Vendée Globe: crew news at sunday

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Vendée Globe: crew news at sunday

Miranda Merron ‘A Frustrating Day Yesterday’

Miranda Merron’s message this morning, “A hugely frustrating day yesterday, unable to get the boat up to speed and not sure why. Then came squall tea-time where we (the boat and I) sat under heavy grey clouds, going nowhere very fast. After dark, once we had got going again, one of the autopilot gremlins got active, resulting in a bit of a mess. Once the boat was back on her feet, I sailed for a while with just the staysail to check over everything. Halvard must have been delighted by my late-night call…

On the positive side, it is the most beautiful moonlit night, almost bright enough to read by. It’s quite wet on deck, but it’s warm. The boat is pointing south. I have no idea what surprises are in store for today – there is always something – but I hope it’s an improvement on yesterday!”

Miranda/ Campagne de France

A Better Day on Medallia, Pip Hare Finding The Groove Again

Pip Hare writes from Medallia, “Tonight has been just perfect. Conditions have just slightly altered, enough to allow me to power Medallia up and get her drive back and after days of kicking and thrashing we got our act together and shot off through the night. I hardly needed to lift a finger, just set it up and the autopilot did the rest. What a relief to be moving again, I must admit I thought I was going to be stuck doing 12 knots for the rest of the planet. Just a change in wind direction of 10 degrees has taken the hand brake off and made all the difference.”

“To top it all we had a full moon early in the evening and this is something truly beautiful to experience at sea. When there is no other light pollution the moon is an incredible source of light. It lights the deck, the sails, it’s path across the sea glitters silver, everything is bathed it’s light, there are no need for torches, the world is lit up in monochrome. It was still cloudy so I could see few stars, the moon would disappear behind a cloud, not doing a very good job of hiding as it’s light burned through the cloud edges making them look like they were full of energy and about to explode, the world would go dark for a few minutes then burst into light again as the cloud moved on. As Medallia’s bow broke through the waves the water coming down the deck looked like molten silver. Just being on deck and experiencing these colours and sensations was a privilege.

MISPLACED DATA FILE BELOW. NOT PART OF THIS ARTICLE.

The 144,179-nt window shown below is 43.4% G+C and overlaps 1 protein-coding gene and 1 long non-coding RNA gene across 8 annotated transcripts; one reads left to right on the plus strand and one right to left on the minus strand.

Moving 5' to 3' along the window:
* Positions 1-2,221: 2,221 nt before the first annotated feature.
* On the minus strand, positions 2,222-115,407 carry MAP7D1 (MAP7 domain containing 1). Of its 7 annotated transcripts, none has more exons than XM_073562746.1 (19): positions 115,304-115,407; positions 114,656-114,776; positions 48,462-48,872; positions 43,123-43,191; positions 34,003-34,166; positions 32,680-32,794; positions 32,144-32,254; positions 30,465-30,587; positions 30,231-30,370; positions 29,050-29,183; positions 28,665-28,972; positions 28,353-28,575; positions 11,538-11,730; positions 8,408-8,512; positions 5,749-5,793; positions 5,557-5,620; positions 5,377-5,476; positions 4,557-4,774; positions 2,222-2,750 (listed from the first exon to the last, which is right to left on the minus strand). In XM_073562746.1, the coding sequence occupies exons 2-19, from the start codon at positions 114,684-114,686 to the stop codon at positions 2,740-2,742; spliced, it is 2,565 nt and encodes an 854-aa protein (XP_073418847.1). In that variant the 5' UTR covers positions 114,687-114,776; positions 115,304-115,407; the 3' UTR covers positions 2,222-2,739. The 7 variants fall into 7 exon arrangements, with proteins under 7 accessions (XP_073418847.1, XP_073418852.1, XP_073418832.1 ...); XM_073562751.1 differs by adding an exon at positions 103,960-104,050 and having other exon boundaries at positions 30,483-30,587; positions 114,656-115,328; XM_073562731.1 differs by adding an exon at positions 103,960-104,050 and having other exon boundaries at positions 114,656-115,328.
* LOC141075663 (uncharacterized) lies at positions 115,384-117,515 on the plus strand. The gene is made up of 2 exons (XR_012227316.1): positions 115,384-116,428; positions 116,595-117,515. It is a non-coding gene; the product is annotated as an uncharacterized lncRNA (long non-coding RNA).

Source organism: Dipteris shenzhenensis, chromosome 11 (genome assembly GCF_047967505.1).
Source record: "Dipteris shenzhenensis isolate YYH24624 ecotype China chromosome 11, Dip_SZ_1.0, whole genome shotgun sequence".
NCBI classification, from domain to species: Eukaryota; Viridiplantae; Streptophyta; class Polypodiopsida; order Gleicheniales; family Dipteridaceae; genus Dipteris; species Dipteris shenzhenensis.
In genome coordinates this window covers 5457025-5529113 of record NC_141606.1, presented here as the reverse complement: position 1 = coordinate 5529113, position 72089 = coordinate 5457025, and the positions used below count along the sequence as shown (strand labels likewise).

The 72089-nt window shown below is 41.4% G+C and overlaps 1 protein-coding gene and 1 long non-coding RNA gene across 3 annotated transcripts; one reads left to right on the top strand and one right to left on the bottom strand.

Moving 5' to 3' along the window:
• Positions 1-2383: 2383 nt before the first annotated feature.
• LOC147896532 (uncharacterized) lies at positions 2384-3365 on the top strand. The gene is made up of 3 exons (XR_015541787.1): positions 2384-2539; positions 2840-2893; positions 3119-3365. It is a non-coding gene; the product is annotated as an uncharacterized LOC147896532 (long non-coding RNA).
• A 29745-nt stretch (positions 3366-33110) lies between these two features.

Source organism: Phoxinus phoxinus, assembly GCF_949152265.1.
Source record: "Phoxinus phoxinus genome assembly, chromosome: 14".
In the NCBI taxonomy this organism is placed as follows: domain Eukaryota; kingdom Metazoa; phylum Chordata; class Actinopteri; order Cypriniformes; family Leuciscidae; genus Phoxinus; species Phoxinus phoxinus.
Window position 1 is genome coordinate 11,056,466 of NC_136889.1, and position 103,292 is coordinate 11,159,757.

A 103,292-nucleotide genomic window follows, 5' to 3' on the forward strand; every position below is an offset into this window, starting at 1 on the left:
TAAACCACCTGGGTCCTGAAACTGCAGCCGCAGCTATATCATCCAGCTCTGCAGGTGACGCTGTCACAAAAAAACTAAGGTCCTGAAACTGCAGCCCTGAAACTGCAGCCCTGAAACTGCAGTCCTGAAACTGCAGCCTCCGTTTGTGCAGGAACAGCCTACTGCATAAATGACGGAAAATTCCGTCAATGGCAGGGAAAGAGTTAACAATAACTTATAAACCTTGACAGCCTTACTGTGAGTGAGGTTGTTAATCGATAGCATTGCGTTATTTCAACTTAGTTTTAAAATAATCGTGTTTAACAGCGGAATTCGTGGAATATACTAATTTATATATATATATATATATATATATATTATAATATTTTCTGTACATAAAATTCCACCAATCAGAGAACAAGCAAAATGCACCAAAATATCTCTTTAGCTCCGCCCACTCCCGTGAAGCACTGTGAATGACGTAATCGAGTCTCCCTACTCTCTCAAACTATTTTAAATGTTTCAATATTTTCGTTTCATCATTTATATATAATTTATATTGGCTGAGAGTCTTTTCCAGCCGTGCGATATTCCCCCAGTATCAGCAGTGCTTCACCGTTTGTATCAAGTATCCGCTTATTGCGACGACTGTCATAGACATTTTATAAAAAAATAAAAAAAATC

I was on squall standby all evening, the radar checking ahead for any cloud action, but after a few hours dressed in my foul weather gear top, head torch on waiting for the action, my dozes became longer and it would appear I have been given the night off from any such activities. And so I sit while Medallia delivers me South and for the first time in days have a cup of tea, which I have realised I really missed.

We are just entering week 4 of the race, and this week I will leap off into the unknown, the point at which we turn left and make our way East and down into the Southern ocean is the point at which I will be entering the unknown. It’s new territory for me and I am not a little bit nervous for what lies ahead. The route down to the south is looking far from simple and every day I have watched with interest the tracks of the front of the fleet, still battling high pressure when they expected to be riding the lows. I’m pleased this night has been a good one, I feel more rested and yesterday spent quite a bit of time working on Medallia, making small jobs and checks, putting things in order, tying up loose ends so when we get the opportunity to ride south in a couple of days I will be able to give it my full attention.

Meanwhile I am thankful to be out here in this beautiful ocean. Sure we have to deal with some intense and difficult situations in the ocean but we also get to see nature in it’s most unadulterated form. The ocean is a stunningly beautiful place and I know I am lucky to see it in this way.”

Alexia Barrier ‘I’m in good shape’